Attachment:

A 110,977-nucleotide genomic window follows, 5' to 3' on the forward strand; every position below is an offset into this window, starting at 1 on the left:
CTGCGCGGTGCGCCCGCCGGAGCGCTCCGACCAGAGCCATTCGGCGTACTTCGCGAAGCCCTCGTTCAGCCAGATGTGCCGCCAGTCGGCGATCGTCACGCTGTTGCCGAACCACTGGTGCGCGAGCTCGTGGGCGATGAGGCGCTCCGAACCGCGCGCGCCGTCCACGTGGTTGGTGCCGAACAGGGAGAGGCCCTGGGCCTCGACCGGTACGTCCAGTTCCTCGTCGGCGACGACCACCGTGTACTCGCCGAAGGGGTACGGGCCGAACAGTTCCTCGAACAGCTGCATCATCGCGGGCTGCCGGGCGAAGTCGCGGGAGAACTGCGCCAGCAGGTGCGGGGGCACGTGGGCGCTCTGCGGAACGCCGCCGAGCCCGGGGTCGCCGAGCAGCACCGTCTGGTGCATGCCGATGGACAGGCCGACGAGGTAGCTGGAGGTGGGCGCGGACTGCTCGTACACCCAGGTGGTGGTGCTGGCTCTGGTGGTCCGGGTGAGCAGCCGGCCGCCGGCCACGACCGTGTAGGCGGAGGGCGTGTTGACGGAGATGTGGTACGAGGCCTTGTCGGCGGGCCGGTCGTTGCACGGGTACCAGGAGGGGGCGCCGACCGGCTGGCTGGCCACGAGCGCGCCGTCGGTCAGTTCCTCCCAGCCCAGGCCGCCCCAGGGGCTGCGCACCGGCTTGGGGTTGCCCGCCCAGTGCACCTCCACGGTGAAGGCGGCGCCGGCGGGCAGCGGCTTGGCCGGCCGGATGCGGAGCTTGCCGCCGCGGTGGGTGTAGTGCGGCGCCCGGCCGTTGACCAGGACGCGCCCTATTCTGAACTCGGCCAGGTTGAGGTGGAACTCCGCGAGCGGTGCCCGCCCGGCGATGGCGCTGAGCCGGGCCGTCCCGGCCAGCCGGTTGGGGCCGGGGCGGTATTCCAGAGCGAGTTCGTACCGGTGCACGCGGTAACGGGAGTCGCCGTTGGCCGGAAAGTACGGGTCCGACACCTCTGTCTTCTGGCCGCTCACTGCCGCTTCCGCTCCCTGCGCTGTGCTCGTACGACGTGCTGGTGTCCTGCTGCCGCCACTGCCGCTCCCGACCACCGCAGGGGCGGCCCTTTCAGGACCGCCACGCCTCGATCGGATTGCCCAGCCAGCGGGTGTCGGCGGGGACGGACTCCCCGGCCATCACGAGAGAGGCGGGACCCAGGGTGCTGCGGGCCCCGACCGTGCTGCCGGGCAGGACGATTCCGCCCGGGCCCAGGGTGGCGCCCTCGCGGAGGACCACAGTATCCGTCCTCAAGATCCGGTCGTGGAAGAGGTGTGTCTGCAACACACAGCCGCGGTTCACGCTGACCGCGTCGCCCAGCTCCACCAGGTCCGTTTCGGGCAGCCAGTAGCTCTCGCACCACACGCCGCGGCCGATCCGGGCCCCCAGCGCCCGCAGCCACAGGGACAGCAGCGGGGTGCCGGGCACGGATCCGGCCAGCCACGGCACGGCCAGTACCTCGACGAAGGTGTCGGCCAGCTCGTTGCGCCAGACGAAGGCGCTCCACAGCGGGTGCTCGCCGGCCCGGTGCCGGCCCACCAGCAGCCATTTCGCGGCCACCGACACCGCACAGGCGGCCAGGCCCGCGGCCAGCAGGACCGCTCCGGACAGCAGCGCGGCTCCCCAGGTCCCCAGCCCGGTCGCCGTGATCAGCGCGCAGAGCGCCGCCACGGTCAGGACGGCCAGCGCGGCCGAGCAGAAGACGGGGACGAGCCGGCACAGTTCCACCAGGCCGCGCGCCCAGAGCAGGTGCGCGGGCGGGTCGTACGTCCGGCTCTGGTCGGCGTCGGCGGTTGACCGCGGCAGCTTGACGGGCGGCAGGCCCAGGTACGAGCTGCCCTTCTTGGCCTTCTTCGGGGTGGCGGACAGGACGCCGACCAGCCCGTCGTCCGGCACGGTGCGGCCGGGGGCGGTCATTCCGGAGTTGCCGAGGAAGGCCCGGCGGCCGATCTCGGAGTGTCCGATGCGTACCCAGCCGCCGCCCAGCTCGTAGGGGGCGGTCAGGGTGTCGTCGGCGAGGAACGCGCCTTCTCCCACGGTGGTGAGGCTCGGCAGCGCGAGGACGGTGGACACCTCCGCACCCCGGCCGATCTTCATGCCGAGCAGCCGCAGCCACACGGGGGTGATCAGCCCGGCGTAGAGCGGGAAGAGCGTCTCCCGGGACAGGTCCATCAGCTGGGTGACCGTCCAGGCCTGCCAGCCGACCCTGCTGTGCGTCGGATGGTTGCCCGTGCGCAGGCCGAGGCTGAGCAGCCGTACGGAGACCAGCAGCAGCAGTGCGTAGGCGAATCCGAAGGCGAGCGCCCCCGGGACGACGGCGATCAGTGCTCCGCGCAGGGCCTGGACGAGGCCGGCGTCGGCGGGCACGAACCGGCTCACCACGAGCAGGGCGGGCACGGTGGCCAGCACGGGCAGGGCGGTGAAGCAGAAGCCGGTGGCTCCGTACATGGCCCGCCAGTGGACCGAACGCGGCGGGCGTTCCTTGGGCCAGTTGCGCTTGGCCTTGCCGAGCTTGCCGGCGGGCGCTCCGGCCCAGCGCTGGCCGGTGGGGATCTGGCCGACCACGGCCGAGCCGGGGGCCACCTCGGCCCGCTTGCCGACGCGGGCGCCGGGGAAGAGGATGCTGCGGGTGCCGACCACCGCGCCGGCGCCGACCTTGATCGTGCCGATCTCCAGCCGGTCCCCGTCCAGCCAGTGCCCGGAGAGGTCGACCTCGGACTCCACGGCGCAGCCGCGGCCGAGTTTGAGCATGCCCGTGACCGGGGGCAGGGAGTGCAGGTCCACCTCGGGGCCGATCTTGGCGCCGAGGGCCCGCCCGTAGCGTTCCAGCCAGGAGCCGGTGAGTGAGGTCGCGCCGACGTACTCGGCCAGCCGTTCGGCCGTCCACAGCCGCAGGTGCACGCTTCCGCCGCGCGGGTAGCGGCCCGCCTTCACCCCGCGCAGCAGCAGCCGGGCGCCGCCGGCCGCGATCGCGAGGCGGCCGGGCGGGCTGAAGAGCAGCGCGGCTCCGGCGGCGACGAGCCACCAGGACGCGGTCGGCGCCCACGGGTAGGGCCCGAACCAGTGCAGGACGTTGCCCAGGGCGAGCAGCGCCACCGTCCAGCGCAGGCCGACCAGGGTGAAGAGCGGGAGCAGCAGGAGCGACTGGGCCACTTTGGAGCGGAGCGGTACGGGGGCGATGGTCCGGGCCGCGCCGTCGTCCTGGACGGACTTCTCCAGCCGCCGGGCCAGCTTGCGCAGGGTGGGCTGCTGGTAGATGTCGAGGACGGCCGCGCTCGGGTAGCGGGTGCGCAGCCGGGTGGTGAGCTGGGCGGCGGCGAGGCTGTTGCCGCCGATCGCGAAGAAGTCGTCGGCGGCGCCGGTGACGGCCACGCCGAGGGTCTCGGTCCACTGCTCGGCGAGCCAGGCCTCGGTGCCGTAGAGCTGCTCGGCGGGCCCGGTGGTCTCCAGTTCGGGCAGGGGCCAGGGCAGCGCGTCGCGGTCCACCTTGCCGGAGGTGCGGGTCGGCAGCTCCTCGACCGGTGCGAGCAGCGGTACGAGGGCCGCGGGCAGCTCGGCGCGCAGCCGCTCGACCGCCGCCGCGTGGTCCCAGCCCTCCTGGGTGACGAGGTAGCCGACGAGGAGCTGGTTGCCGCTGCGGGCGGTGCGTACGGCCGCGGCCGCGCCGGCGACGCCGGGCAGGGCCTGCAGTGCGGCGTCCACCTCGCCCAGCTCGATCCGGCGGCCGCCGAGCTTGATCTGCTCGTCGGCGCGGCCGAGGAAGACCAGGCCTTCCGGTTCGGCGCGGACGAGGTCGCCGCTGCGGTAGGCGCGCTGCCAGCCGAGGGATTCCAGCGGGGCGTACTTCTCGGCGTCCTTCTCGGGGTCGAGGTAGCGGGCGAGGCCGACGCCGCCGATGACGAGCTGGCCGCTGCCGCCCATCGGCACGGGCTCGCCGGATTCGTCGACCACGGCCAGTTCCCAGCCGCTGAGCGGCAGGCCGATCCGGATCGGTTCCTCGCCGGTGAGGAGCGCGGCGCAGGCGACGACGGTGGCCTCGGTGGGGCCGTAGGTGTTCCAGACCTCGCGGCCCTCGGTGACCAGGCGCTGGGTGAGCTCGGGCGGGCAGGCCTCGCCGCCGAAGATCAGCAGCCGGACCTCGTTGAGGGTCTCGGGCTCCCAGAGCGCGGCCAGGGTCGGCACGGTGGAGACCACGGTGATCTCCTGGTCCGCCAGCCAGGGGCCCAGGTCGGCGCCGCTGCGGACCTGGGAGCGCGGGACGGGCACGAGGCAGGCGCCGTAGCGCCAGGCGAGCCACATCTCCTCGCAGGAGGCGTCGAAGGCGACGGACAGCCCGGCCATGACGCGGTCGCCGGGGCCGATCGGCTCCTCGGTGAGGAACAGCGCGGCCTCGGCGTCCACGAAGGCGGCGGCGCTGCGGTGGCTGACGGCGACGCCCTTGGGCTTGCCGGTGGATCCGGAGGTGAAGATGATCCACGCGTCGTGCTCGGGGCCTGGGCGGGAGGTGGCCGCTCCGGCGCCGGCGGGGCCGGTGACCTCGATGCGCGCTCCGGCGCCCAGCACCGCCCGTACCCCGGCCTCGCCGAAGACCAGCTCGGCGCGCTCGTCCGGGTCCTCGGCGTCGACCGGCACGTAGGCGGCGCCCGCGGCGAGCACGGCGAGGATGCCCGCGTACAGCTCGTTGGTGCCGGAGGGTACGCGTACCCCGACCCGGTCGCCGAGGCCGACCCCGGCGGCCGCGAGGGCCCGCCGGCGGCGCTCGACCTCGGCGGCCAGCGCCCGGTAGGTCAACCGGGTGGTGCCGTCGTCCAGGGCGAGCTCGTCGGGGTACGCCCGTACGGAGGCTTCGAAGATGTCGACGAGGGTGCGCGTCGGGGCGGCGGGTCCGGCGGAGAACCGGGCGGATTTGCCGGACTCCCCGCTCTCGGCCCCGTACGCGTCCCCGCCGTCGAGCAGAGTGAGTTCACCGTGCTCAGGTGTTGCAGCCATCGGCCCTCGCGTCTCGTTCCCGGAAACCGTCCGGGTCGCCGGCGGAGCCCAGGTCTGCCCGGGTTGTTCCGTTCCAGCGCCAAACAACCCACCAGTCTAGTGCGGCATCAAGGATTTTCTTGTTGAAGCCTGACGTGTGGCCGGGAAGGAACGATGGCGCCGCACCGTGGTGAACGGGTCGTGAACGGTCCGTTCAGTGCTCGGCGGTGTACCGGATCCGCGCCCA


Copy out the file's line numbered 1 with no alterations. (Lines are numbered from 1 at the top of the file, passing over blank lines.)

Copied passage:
A 110,977-nucleotide genomic window follows, 5' to 3' on the forward strand; every position below is an offset into this window, starting at 1 on the left: